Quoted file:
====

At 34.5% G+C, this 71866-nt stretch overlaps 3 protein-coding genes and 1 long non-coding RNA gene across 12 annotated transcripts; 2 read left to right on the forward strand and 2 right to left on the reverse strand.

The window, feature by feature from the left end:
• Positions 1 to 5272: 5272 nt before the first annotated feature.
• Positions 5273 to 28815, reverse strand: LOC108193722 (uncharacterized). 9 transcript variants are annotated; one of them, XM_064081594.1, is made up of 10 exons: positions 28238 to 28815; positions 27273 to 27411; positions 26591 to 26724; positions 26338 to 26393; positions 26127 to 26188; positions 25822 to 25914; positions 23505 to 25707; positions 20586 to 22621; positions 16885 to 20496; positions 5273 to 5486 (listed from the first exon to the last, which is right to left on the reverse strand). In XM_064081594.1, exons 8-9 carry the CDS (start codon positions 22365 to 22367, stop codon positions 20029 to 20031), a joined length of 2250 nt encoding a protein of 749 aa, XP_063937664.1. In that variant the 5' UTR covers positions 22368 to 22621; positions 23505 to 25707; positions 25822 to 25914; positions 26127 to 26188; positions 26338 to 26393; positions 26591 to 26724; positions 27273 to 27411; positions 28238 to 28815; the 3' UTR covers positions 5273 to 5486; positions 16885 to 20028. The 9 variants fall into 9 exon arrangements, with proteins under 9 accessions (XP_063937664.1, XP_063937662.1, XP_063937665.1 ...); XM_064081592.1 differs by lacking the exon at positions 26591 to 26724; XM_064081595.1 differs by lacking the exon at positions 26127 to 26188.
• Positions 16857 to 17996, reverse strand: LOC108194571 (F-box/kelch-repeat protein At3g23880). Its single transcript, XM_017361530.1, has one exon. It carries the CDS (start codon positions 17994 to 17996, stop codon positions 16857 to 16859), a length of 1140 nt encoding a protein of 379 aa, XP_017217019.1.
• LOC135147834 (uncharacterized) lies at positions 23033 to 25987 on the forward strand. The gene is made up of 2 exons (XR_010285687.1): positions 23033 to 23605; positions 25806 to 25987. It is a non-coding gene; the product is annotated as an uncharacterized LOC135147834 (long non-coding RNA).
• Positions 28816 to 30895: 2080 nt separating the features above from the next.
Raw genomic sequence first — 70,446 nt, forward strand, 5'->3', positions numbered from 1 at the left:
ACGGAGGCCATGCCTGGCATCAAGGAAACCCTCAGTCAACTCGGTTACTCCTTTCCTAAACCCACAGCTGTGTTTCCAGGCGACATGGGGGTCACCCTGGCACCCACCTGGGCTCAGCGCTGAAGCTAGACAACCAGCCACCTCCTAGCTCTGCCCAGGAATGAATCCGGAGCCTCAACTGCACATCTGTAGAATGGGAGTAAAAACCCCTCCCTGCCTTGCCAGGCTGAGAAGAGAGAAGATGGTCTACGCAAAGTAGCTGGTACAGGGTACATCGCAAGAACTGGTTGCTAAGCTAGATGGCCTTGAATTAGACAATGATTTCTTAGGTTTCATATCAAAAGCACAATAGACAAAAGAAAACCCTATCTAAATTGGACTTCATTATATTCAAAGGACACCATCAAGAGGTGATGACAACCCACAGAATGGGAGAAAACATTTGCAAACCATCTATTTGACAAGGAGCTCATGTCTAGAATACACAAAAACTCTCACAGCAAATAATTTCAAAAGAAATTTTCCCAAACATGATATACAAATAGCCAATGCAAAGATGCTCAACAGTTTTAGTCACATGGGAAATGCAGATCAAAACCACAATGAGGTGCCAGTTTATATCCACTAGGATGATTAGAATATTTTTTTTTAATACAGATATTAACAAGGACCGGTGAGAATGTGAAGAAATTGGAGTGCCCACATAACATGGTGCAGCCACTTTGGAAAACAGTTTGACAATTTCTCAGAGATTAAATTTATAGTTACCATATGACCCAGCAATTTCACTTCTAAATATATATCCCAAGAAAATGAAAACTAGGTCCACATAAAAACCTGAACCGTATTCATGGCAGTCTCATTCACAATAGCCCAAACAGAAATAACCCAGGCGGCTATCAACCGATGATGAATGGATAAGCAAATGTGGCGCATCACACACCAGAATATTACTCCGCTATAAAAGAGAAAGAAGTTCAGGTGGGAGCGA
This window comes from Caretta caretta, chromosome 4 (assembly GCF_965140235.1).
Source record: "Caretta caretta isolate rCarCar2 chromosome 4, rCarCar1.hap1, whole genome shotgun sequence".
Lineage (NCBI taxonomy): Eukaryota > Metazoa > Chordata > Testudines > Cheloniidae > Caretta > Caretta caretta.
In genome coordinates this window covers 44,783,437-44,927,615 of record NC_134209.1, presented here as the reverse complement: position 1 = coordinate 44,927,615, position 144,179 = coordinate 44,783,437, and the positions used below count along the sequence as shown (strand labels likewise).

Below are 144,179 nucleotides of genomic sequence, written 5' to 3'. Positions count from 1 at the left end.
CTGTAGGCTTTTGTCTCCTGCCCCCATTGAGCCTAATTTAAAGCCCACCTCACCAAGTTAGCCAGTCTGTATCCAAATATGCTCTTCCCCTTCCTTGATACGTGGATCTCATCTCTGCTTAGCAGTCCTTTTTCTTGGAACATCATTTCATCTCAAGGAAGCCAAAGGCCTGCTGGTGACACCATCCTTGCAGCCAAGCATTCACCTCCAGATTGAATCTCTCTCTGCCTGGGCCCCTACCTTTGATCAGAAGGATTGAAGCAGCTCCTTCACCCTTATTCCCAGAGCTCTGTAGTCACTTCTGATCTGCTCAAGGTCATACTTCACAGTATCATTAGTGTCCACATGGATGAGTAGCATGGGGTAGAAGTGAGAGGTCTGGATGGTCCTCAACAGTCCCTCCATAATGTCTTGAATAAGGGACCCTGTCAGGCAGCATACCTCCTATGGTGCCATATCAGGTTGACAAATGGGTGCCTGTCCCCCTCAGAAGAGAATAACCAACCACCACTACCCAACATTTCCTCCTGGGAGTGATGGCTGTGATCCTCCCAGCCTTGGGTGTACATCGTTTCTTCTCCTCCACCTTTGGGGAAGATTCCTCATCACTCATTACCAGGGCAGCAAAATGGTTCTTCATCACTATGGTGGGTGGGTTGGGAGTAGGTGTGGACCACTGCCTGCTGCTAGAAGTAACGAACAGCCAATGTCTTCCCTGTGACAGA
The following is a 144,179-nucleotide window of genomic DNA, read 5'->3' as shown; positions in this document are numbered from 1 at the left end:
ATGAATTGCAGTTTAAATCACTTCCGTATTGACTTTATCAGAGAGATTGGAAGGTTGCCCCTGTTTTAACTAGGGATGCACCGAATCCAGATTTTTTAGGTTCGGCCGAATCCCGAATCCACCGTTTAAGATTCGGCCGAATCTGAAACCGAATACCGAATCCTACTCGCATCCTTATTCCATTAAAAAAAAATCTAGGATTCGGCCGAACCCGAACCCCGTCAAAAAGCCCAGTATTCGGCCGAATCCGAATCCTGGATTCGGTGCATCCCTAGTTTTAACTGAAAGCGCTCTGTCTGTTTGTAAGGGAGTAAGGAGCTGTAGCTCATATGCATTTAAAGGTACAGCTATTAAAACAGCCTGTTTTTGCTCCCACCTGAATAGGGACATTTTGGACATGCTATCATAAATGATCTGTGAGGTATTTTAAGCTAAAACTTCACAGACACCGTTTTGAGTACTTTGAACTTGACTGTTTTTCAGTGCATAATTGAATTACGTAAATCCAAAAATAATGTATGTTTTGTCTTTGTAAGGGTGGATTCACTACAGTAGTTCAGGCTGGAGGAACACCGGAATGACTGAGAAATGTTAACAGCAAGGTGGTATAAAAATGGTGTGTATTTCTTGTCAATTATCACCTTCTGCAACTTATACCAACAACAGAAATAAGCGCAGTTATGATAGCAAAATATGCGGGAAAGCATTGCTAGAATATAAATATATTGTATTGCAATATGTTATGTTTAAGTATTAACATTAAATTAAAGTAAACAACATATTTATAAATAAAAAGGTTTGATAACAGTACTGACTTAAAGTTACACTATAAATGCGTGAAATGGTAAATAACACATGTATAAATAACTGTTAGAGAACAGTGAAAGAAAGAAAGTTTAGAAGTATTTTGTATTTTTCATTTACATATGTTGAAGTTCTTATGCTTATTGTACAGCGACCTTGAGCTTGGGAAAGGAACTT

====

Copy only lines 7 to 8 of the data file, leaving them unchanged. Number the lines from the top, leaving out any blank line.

• Positions 28816 to 30895: 2080 nt separating the features above from the next.
Raw genomic sequence first — 70,446 nt, forward strand, 5'->3', positions numbered from 1 at the left: